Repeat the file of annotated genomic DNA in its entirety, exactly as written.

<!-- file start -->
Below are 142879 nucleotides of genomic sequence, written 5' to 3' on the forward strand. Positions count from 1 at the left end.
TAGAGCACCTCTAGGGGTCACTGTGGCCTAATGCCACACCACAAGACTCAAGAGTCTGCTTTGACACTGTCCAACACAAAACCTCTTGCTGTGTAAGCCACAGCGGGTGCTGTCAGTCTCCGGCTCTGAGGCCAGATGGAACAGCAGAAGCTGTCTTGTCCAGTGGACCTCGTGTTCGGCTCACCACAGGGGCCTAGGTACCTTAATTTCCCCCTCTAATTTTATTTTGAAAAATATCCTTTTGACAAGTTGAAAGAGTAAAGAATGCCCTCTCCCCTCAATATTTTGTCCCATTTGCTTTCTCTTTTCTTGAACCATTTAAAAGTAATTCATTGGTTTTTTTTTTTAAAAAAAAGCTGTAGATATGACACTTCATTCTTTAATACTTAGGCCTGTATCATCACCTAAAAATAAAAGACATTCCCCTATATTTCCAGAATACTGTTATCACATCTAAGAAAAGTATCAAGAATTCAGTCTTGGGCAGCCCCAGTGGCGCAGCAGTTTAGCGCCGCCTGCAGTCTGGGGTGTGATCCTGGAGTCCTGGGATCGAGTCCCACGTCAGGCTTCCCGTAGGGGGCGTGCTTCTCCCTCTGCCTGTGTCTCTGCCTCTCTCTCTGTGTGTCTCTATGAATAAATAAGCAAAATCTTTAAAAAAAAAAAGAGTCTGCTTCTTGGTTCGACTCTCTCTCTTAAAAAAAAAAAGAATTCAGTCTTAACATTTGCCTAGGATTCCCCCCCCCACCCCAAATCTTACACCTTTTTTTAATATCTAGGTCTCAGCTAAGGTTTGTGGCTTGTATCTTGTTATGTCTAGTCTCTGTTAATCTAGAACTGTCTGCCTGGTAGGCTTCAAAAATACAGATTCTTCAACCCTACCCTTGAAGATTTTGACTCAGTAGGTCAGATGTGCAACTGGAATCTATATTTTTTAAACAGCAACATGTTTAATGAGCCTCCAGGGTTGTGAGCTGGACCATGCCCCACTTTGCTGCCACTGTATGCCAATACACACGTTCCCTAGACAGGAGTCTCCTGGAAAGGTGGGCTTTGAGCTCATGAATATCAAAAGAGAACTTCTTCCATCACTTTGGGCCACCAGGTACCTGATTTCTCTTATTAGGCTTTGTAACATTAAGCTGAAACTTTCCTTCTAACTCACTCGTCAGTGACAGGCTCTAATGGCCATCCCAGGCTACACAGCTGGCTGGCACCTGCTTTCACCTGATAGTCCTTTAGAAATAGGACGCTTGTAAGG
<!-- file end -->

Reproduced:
Below are 142879 nucleotides of genomic sequence, written 5' to 3' on the forward strand. Positions count from 1 at the left end.
TAGAGCACCTCTAGGGGTCACTGTGGCCTAATGCCACACCACAAGACTCAAGAGTCTGCTTTGACACTGTCCAACACAAAACCTCTTGCTGTGTAAGCCACAGCGGGTGCTGTCAGTCTCCGGCTCTGAGGCCAGATGGAACAGCAGAAGCTGTCTTGTCCAGTGGACCTCGTGTTCGGCTCACCACAGGGGCCTAGGTACCTTAATTTCCCCCTCTAATTTTATTTTGAAAAATATCCTTTTGACAAGTTGAAAGAGTAAAGAATGCCCTCTCCCCTCAATATTTTGTCCCATTTGCTTTCTCTTTTCTTGAACCATTTAAAAGTAATTCATTGGTTTTTTTTTTTAAAAAAAAGCTGTAGATATGACACTTCATTCTTTAATACTTAGGCCTGTATCATCACCTAAAAATAAAAGACATTCCCCTATATTTCCAGAATACTGTTATCACATCTAAGAAAAGTATCAAGAATTCAGTCTTGGGCAGCCCCAGTGGCGCAGCAGTTTAGCGCCGCCTGCAGTCTGGGGTGTGATCCTGGAGTCCTGGGATCGAGTCCCACGTCAGGCTTCCCGTAGGGGGCGTGCTTCTCCCTCTGCCTGTGTCTCTGCCTCTCTCTCTGTGTGTCTCTATGAATAAATAAGCAAAATCTTTAAAAAAAAAAAGAGTCTGCTTCTTGGTTCGACTCTCTCTCTTAAAAAAAAAAAGAATTCAGTCTTAACATTTGCCTAGGATTCCCCCCCCCACCCCAAATCTTACACCTTTTTTTAATATCTAGGTCTCAGCTAAGGTTTGTGGCTTGTATCTTGTTATGTCTAGTCTCTGTTAATCTAGAACTGTCTGCCTGGTAGGCTTCAAAAATACAGATTCTTCAACCCTACCCTTGAAGATTTTGACTCAGTAGGTCAGATGTGCAACTGGAATCTATATTTTTTAAACAGCAACATGTTTAATGAGCCTCCAGGGTTGTGAGCTGGACCATGCCCCACTTTGCTGCCACTGTATGCCAATACACACGTTCCCTAGACAGGAGTCTCCTGGAAAGGTGGGCTTTGAGCTCATGAATATCAAAAGAGAACTTCTTCCATCACTTTGGGCCACCAGGTACCTGATTTCTCTTATTAGGCTTTGTAACATTAAGCTGAAACTTTCCTTCTAACTCACTCGTCAGTGACAGGCTCTAATGGCCATCCCAGGCTACACAGCTGGCTGGCACCTGCTTTCACCTGATAGTCCTTTAGAAATAGGACGCTTGTAAGG